China

Hong Kong pro-democracy groups make record gains

Pro-democracy protesters open champagne bottles to the news that unpopular chief executive Leung Chun-Ying said he would not run for office again in the March vote, during a rally outside his residence in Hong Kong on December 11, 2016, Image copyright AFP
Image caption Pro-democracy groups celebrated after hearing Leung Chun-ying would not stand again

Pro-democracy groups in Hong Kong have made record gains on the Election Committee, which will decide the territory's new leader.

Amid a high turnout they have won more than 300 seats - about a quarter - reports say, although pro-Beijing groups will still have a big majority.

Critics say the results show the undemocratic nature of the system.

Hong Kong's Financial Secretary John Tsang has resigned his post, reportedly to run for the leadership in March.

Mr Tsang is regarded as a more moderate alternative to current leader Leung Chun-ying, who has said he will not seek re-election.

Image copyright AFP
Image caption John Tsang (right) is expected to announce his bid to succeed Mr Leung (left)

Known as "Uncle Pringles" for a moustache similar to one worn by a character on a potato crisp brand's packaging, Mr Tsang is a US-educated fencing and martial arts enthusiast who has been the finance minister since July 2007.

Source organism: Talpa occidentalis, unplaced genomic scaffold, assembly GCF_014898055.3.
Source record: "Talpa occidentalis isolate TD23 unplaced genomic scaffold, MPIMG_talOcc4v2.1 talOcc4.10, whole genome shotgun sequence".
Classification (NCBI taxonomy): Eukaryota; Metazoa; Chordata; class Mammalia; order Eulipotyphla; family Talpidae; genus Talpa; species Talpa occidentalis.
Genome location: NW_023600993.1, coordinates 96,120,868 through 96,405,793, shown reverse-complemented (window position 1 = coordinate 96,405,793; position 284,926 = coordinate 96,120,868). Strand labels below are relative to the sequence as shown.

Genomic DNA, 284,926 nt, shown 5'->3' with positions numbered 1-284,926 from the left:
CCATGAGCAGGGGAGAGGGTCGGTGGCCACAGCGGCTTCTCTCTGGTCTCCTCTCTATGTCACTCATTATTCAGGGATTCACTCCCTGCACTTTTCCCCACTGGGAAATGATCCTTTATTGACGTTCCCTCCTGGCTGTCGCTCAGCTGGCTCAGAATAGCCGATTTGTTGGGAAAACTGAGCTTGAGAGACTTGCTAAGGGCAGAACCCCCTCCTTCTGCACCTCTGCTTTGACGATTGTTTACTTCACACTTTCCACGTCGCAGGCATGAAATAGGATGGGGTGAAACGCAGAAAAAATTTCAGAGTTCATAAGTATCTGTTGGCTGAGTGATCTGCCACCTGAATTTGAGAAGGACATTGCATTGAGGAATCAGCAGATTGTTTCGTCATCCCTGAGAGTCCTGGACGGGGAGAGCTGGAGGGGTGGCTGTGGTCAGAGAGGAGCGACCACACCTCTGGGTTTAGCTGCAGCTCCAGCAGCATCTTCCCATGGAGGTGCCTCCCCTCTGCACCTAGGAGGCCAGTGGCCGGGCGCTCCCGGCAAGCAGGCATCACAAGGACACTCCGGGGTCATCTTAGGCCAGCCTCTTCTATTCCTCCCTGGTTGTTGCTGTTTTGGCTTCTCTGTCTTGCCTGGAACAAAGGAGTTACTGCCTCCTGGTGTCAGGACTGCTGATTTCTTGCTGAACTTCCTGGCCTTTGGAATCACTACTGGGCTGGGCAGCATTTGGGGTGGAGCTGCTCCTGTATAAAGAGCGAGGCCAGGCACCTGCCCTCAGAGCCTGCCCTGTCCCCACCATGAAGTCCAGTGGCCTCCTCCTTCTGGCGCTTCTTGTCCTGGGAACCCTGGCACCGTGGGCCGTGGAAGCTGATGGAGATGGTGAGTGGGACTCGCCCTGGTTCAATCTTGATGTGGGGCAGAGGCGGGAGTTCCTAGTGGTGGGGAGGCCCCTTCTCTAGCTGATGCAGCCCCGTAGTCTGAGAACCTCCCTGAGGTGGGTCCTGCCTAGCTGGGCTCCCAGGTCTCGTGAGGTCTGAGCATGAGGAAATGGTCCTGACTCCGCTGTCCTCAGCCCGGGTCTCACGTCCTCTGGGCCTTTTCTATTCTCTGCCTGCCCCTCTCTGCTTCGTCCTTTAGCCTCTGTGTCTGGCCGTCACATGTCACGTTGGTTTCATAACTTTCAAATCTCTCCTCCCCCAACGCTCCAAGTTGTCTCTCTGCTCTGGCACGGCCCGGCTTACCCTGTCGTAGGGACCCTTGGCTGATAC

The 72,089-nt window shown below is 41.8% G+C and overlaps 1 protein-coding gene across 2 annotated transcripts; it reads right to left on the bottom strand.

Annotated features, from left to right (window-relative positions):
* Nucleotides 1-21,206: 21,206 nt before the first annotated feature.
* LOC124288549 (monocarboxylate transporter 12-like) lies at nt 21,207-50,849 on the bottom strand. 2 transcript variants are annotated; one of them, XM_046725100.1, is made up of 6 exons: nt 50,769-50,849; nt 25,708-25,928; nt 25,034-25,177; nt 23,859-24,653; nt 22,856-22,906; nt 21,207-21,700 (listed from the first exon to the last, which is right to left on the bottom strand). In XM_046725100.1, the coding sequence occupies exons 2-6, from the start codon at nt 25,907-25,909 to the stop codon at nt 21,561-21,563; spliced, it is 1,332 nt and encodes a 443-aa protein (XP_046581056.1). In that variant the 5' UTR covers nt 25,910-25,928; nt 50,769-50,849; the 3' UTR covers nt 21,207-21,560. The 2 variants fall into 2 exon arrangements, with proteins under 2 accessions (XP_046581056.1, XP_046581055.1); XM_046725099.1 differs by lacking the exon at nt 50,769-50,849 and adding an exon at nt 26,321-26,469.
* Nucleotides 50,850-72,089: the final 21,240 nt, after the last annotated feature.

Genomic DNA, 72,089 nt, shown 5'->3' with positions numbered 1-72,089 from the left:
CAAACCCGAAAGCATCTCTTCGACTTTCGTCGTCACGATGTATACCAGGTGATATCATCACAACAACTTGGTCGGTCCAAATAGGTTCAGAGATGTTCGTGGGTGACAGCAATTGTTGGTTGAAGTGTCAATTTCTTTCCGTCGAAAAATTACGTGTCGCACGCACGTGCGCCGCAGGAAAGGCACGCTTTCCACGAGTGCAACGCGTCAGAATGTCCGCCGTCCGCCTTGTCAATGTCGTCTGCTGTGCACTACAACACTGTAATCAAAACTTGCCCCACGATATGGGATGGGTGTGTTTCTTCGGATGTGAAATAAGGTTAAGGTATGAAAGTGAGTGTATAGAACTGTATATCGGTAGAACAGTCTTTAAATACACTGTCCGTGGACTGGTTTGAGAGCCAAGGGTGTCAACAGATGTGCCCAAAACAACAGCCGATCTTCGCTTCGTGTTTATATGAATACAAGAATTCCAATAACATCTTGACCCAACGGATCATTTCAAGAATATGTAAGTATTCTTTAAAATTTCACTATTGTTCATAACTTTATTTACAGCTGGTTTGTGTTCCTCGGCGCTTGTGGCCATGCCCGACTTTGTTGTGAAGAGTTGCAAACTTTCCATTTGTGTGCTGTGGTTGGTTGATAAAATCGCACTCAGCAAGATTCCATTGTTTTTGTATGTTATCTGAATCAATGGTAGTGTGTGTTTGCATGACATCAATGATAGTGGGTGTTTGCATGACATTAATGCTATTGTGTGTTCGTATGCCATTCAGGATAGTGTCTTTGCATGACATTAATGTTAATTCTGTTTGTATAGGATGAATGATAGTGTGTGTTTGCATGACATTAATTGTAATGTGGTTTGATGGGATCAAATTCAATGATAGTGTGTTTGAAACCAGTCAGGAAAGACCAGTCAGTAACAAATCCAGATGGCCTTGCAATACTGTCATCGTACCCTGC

Candidates running for chief executive have to be nominated by the 1,200-strong Election Committee - and need a majority of votes from the committee to win.

The committee's members are made up of delegates from special interest groups.

Analysts say the pro-Beijing majority ensures the battle will be between figures favourable to the mainland government. Although none have yet declared, Mr Tsang, former security secretary Regina Ip and chief secretary Carrie Lam could face off.

The BBC's Helier Cheung, in Hong Kong, says pan-democrats will argue that their strong performance is a reflection of dissatisfaction with the current government, and the slow pace of democratic reform.

In 2014, tens of thousands of people demonstrated for weeks to demand a one-person, one-vote election for chief executive, but they failed to win any concessions from Beijing.

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